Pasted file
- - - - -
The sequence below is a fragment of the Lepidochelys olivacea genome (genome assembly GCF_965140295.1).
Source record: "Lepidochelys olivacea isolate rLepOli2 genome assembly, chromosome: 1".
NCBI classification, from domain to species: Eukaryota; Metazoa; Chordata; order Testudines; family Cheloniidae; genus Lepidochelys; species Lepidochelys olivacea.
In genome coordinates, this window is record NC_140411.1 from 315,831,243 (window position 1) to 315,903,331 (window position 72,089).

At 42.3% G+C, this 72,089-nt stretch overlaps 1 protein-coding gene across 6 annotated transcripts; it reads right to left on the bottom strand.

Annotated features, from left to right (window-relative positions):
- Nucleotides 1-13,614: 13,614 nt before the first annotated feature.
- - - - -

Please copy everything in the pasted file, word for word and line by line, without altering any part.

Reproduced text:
The sequence below is a fragment of the Lepidochelys olivacea genome (genome assembly GCF_965140295.1).
Source record: "Lepidochelys olivacea isolate rLepOli2 genome assembly, chromosome: 1".
NCBI classification, from domain to species: Eukaryota; Metazoa; Chordata; order Testudines; family Cheloniidae; genus Lepidochelys; species Lepidochelys olivacea.
In genome coordinates, this window is record NC_140411.1 from 315,831,243 (window position 1) to 315,903,331 (window position 72,089).

At 42.3% G+C, this 72,089-nt stretch overlaps 1 protein-coding gene across 6 annotated transcripts; it reads right to left on the bottom strand.

Annotated features, from left to right (window-relative positions):
- Nucleotides 1-13,614: 13,614 nt before the first annotated feature.